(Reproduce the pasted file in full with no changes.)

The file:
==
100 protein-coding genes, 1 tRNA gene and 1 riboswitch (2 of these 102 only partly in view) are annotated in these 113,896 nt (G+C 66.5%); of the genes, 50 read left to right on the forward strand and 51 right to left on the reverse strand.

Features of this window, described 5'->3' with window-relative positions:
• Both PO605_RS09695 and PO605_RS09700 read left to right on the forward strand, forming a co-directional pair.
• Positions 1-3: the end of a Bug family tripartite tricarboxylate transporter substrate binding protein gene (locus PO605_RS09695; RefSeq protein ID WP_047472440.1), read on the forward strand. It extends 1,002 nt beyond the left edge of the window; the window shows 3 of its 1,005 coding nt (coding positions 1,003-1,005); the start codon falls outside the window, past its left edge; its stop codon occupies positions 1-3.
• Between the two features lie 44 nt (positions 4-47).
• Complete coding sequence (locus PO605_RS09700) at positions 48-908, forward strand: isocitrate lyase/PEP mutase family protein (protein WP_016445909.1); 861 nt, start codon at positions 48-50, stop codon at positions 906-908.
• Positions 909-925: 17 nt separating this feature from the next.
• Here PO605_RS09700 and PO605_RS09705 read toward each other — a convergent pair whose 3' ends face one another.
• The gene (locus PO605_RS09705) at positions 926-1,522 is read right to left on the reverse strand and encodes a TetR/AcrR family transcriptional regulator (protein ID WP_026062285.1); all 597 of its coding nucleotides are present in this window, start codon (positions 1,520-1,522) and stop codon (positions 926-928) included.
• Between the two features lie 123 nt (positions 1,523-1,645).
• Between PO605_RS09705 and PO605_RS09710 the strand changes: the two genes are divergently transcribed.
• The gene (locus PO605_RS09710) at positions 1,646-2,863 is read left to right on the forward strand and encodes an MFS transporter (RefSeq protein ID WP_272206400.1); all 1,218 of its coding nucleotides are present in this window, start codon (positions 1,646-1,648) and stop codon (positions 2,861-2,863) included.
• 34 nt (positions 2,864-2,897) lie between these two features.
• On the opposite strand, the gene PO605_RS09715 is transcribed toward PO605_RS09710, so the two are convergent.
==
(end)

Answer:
100 protein-coding genes, 1 tRNA gene and 1 riboswitch (2 of these 102 only partly in view) are annotated in these 113,896 nt (G+C 66.5%); of the genes, 50 read left to right on the forward strand and 51 right to left on the reverse strand.

Features of this window, described 5'->3' with window-relative positions:
• Both PO605_RS09695 and PO605_RS09700 read left to right on the forward strand, forming a co-directional pair.
• Positions 1-3: the end of a Bug family tripartite tricarboxylate transporter substrate binding protein gene (locus PO605_RS09695; RefSeq protein ID WP_047472440.1), read on the forward strand. It extends 1,002 nt beyond the left edge of the window; the window shows 3 of its 1,005 coding nt (coding positions 1,003-1,005); the start codon falls outside the window, past its left edge; its stop codon occupies positions 1-3.
• Between the two features lie 44 nt (positions 4-47).
• Complete coding sequence (locus PO605_RS09700) at positions 48-908, forward strand: isocitrate lyase/PEP mutase family protein (protein WP_016445909.1); 861 nt, start codon at positions 48-50, stop codon at positions 906-908.
• Positions 909-925: 17 nt separating this feature from the next.
• Here PO605_RS09700 and PO605_RS09705 read toward each other — a convergent pair whose 3' ends face one another.
• The gene (locus PO605_RS09705) at positions 926-1,522 is read right to left on the reverse strand and encodes a TetR/AcrR family transcriptional regulator (protein ID WP_026062285.1); all 597 of its coding nucleotides are present in this window, start codon (positions 1,520-1,522) and stop codon (positions 926-928) included.
• Between the two features lie 123 nt (positions 1,523-1,645).
• Between PO605_RS09705 and PO605_RS09710 the strand changes: the two genes are divergently transcribed.
• The gene (locus PO605_RS09710) at positions 1,646-2,863 is read left to right on the forward strand and encodes an MFS transporter (RefSeq protein ID WP_272206400.1); all 1,218 of its coding nucleotides are present in this window, start codon (positions 1,646-1,648) and stop codon (positions 2,861-2,863) included.
• 34 nt (positions 2,864-2,897) lie between these two features.
• On the opposite strand, the gene PO605_RS09715 is transcribed toward PO605_RS09710, so the two are convergent.